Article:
U.S. Heat Wave Another: Disaster For Eastern U.S.

3 07 2012

On July 2, 2012 the people in the eastern United States of America from Indiana to New Jersey still have no electricity to cool themselves during the very hot summer.

This is a great disaster.

First there were violent storms that knock down power, damaged cars and buildings and killed at least 13 people and now there will be no electricity for days.

It was reported it may take a week or more before the power can be restored for everybody in the effected areas.

I am sad and sorry for the people who have to endure the heat without the electricity to help them cool themselves.

That means they cannot turn on the fan or the air-conditioner.

There will be no cold drinks and ice-creams for days because the fridges need electricity to work.

I guess the reason for the summer heat wave is due to the global warming.

Maddux Lorenzo, 15 months old (R) and his sister, Sam, 3 years old, from Chicago, play in a water fountain to beat the heat gripping the nation’s capital while in the Capital Heights neighborhood of Washington, July 2, 2012. REUTERS/Larry Downing

People play in the fountain at Washington Square Park in New York July 1, 2012. Much of the eastern United States sweltered under oppressive heat for at least the third straight day on Sunday, after violent storms that took a dozen lives and knocked out power to more than 3 million customers. REUTERS/Eric Thayer

People crowd at the beach at Coney Island in the Brooklyn borough of New York June 30, 2012. About 3.9 million homes and businesses were without power on Saturday amid a record heat wave in the eastern United States after deadly thunderstorms downed power lines from Indiana to New Jersey. REUTERS/Eric Thayer

A sunflower shows sings of stress during a record breaking heat wave that is moving across the country Sunday, July 1, 2012 in Springfield, Ill. (AP Photo/Seth Perlman)

Graham Gallaway shields himself with a hat as he picks green beans under the hot sun at Piedmont Biofarm in Pittsboro, N.C., Friday, June 29, 2012. Triple-digit temperatures are expected for several days in North Carolina. (AP Photo/Gerry Broome)

Swimmers try and keep cool in near 100 degree temperatures at Red Oaks Waterpark in Madison Heights, Mich., Thursday, June 28, 2012. (AP Photo/Paul Sancya)

From left, Amelia Schendel, her sister Alison Schendel and Madeline Ahern, all on vacation from Minnesota, enjoy the cool water on a hot summer day at Crown Fountain in Chicago’s Millennium Park, Wednesday, June 27, 2012. Temperatures in Illinois are forecast to top 100 degrees by Thursday, and authorities are urging the public to be cautious. (AP Photo/Sitthixay Ditthavong)

Parker Farrell, 2, cools off in the lake at Millenium Park in Grand Rapids, Mich., as temperatures rose to a high of 96 degrees on Thursday, June 28, 2012. (AP Photo/The Grand Rapids Press, Matthew Busch)





Fukushima Daiichi Nuclear Plant Disaster

15 03 2011

In this video image taken from NTV Japan via APTN, smoke raises from Fukushima Daiichi power plant's Unit 1 in Okumamachi, Fukushima prefecture, Japan, Saturday, March 12, 2011. The walls of a building at the nuclear power station crumbled Saturday as smoke poured out, and Japanese officials said they feared the reactor could melt down following the failure of its cooling system in a powerful earthquake and tsunami. (AP Photo/NTV Japan via APTN) JAPAN OUT, NO SALES, EDITORIAL USE ONLY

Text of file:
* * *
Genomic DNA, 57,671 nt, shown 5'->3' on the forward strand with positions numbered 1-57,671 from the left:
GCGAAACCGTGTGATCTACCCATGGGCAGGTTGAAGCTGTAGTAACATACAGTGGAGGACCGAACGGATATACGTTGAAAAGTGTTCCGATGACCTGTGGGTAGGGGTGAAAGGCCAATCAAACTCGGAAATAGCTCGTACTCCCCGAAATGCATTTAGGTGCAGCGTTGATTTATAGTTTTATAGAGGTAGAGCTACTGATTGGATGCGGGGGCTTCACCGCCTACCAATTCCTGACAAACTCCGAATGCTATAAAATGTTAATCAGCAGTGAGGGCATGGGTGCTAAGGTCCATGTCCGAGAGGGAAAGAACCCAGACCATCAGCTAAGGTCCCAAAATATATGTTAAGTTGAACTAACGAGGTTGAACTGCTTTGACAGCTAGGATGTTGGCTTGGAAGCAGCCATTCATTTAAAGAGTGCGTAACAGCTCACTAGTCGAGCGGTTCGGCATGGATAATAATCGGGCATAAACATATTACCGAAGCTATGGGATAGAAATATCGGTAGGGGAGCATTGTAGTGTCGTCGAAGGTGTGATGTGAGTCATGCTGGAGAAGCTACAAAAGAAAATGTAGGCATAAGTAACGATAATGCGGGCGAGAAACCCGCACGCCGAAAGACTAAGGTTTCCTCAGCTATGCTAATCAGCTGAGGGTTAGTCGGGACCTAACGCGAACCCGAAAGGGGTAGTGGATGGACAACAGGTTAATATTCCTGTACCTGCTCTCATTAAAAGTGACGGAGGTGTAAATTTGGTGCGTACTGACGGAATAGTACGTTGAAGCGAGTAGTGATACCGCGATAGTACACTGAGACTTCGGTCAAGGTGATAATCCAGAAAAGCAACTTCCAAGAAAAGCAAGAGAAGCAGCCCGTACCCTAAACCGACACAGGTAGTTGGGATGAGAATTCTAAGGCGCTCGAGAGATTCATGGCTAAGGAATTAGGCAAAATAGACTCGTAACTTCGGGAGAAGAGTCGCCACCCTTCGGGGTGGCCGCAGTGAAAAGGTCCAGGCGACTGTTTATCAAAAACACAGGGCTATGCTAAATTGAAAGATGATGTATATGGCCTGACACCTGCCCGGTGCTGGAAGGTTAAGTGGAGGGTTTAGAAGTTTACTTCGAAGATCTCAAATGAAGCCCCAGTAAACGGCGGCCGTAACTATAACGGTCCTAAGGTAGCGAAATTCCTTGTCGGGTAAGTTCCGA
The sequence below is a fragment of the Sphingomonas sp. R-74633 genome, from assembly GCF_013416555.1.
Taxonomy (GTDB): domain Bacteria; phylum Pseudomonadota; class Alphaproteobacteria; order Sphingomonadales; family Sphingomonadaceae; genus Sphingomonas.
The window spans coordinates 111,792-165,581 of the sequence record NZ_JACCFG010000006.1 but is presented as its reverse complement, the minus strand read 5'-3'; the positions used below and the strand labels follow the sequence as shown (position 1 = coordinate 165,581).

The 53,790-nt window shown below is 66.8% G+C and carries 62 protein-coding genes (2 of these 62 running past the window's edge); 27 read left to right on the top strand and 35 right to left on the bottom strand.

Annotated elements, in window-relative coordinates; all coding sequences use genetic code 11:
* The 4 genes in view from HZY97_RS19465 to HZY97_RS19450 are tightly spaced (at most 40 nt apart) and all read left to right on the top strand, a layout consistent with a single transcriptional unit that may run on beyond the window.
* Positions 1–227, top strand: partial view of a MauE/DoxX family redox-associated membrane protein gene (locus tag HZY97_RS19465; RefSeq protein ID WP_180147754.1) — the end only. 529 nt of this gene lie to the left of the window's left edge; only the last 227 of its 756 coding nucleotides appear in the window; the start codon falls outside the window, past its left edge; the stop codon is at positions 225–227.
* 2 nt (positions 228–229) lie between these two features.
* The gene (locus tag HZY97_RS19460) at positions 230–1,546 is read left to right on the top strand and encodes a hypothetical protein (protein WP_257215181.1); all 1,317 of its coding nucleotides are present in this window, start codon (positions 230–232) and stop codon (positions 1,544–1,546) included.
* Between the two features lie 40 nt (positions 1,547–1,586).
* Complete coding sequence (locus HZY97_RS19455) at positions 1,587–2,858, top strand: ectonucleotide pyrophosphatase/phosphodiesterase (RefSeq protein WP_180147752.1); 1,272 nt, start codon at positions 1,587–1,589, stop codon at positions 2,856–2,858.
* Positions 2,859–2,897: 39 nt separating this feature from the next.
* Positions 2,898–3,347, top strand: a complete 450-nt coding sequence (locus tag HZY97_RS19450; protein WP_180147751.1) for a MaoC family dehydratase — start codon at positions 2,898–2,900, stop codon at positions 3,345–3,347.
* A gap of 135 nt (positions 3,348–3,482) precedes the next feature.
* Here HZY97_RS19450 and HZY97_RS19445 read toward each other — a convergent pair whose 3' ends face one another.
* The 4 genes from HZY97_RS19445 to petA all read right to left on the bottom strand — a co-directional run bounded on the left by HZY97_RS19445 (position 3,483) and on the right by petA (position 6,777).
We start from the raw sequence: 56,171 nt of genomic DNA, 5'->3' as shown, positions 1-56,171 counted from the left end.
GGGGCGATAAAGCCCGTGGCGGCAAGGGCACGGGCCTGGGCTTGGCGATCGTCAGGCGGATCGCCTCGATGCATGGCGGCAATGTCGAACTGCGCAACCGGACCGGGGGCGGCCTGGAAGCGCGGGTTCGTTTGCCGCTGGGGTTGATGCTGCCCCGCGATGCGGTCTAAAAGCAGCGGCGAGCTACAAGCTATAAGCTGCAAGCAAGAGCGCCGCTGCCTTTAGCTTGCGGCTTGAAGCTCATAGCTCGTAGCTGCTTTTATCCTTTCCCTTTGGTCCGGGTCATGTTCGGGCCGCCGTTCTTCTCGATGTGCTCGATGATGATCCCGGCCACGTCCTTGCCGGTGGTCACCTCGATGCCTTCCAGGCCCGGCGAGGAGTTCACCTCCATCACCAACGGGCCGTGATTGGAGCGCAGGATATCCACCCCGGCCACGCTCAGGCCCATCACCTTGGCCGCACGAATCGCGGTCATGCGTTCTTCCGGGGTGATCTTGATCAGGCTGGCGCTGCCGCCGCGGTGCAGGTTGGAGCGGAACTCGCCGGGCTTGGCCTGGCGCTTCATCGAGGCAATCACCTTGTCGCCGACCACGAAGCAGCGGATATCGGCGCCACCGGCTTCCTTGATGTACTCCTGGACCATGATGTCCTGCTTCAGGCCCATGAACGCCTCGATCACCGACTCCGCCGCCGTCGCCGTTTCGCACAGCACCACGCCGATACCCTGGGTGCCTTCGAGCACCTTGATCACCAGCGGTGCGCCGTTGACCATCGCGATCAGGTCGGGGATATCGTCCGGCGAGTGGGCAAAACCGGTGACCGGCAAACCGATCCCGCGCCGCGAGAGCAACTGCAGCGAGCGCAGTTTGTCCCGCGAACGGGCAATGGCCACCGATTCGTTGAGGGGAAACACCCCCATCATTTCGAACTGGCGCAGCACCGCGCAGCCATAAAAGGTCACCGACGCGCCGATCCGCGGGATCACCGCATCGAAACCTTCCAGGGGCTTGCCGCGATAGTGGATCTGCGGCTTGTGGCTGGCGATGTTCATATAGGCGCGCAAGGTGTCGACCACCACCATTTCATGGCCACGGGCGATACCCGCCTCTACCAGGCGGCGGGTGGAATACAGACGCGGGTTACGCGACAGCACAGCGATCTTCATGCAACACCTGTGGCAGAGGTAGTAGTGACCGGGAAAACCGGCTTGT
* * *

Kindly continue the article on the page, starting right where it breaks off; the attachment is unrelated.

Explosions at the Fukushima Daiichi nuclear plant caused more serious disaster to Japan after a 9.0 magnitude earthquake and tsunami.

At least 10,000 people were killed in the earthquake and tsunami disasters.

This is the world’s most serious nuclear accident since the Chernobyl disaster in Ukraine in 1986.

Nuclear power plant is a place where people produce electricity.

But nuclear radiation is very, very dangerous.

It can kill human, animals and plants and it can also caused cancer.

It could cause a big disaster and the effect will last for a long, long time.

This is the worst nuclear disaster in Japan after the Hiroshima and Nagasaki bombings in 1945.

In these combo images made from Japan's NHK television, the Fukushima Daiichi power plant's Unit 1 is seen before (top) and after (bottom) an explosion in Okumamachi, Fukushima prefecture, Japan, Saturday, March 12, 2011. The walls of the building at the nuclear power station crumbled Saturday as smoke poured out and Japanese officials said they feared the reactor could melt down following the failure of its cooling system in a powerful earthquake and tsunami. The damaged structure of Unit 1 can be seen at left after the walls crumbled. Japanese characters read: "before 9 a.m., top," and "at around 4:30 p.m." (AP Photo/NHK TV) MANDATORY CREDIT, JAPAN OUT, NO SALES, TV OUT, EDITORIAL USE ONLY

In this video image taken from NTV Japan via APTN, smoke raises from Fukushima Daiichi power plant's Unit 1 in Okumamachi, Fukushima prefecture, Japan, Saturday, March 12, 2011. (AP Photo/NTV Japan via APTN) JAPAN OUT, NO SALES, EDITORIAL USE ONLY

In this March 12, 2011 photo provided by GeoEye, Fukushima, Japan is shown. Japan's nuclear crisis intensified Sunday as authorities raced to combat the threat of multiple reactor meltdowns and more than 180,000 people were evacuated. (AP Photo/GeoEye)

In this March 13, 2011 photo shhows the damaged No. 1 reactor of Tokyo Electric Power Co's Daiichi Fukushima Nuclear Power Plant, left, and No.2 reactor are seen in Okumamachi, Fukushima Prefecture. (AP Photo/Kyodo News) JAPAN OUT, MANDATORY CREDIT, NO SALES IN CHINA, HONG KONG, JAPAN, SOUTH KOREA AND FRANCE








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